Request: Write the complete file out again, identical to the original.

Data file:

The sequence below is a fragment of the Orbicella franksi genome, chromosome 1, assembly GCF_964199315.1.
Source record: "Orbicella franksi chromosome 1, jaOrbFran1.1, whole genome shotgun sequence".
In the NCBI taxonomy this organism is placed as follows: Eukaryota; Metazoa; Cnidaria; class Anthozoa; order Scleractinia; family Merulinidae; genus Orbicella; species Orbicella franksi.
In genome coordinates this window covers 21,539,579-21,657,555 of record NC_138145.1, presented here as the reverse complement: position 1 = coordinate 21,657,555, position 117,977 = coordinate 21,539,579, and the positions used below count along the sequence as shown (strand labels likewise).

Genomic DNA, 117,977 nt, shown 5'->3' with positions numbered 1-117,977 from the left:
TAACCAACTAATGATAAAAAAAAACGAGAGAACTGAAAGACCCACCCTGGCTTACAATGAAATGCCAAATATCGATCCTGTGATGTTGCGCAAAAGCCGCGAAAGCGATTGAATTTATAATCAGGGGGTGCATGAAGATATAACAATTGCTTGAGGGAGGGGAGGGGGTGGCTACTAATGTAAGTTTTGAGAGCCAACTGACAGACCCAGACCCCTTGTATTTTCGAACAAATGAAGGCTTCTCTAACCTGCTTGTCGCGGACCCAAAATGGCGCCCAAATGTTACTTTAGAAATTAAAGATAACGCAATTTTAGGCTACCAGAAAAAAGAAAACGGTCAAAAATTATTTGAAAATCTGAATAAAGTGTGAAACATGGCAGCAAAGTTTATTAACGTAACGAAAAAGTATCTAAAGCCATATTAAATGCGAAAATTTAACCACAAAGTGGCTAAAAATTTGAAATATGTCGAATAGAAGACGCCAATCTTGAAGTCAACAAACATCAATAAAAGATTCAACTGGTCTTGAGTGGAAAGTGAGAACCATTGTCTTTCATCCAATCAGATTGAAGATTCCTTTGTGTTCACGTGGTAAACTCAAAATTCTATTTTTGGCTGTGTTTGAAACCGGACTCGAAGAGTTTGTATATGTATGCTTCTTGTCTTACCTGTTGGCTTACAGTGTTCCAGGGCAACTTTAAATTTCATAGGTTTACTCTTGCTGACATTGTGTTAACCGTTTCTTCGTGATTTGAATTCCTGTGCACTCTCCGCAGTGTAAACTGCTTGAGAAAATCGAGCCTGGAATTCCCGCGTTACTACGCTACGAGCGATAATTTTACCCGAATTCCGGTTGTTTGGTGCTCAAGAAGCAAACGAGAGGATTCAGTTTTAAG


The sequence below is a fragment of the Orbicella franksi genome, chromosome 1, assembly GCF_964199315.1.
Source record: "Orbicella franksi chromosome 1, jaOrbFran1.1, whole genome shotgun sequence".
In the NCBI taxonomy this organism is placed as follows: Eukaryota; Metazoa; Cnidaria; class Anthozoa; order Scleractinia; family Merulinidae; genus Orbicella; species Orbicella franksi.
In genome coordinates this window covers 21,539,579-21,657,555 of record NC_138145.1, presented here as the reverse complement: position 1 = coordinate 21,657,555, position 117,977 = coordinate 21,539,579, and the positions used below count along the sequence as shown (strand labels likewise).

Genomic DNA, 117,977 nt, shown 5'->3' with positions numbered 1-117,977 from the left:
TAACCAACTAATGATAAAAAAAAACGAGAGAACTGAAAGACCCACCCTGGCTTACAATGAAATGCCAAATATCGATCCTGTGATGTTGCGCAAAAGCCGCGAAAGCGATTGAATTTATAATCAGGGGGTGCATGAAGATATAACAATTGCTTGAGGGAGGGGAGGGGGTGGCTACTAATGTAAGTTTTGAGAGCCAACTGACAGACCCAGACCCCTTGTATTTTCGAACAAATGAAGGCTTCTCTAACCTGCTTGTCGCGGACCCAAAATGGCGCCCAAATGTTACTTTAGAAATTAAAGATAACGCAATTTTAGGCTACCAGAAAAAAGAAAACGGTCAAAAATTATTTGAAAATCTGAATAAAGTGTGAAACATGGCAGCAAAGTTTATTAACGTAACGAAAAAGTATCTAAAGCCATATTAAATGCGAAAATTTAACCACAAAGTGGCTAAAAATTTGAAATATGTCGAATAGAAGACGCCAATCTTGAAGTCAACAAACATCAATAAAAGATTCAACTGGTCTTGAGTGGAAAGTGAGAACCATTGTCTTTCATCCAATCAGATTGAAGATTCCTTTGTGTTCACGTGGTAAACTCAAAATTCTATTTTTGGCTGTGTTTGAAACCGGACTCGAAGAGTTTGTATATGTATGCTTCTTGTCTTACCTGTTGGCTTACAGTGTTCCAGGGCAACTTTAAATTTCATAGGTTTACTCTTGCTGACATTGTGTTAACCGTTTCTTCGTGATTTGAATTCCTGTGCACTCTCCGCAGTGTAAACTGCTTGAGAAAATCGAGCCTGGAATTCCCGCGTTACTACGCTACGAGCGATAATTTTACCCGAATTCCGGTTGTTTGGTGCTCAAGAAGCAAACGAGAGGATTCAGTTTTAAG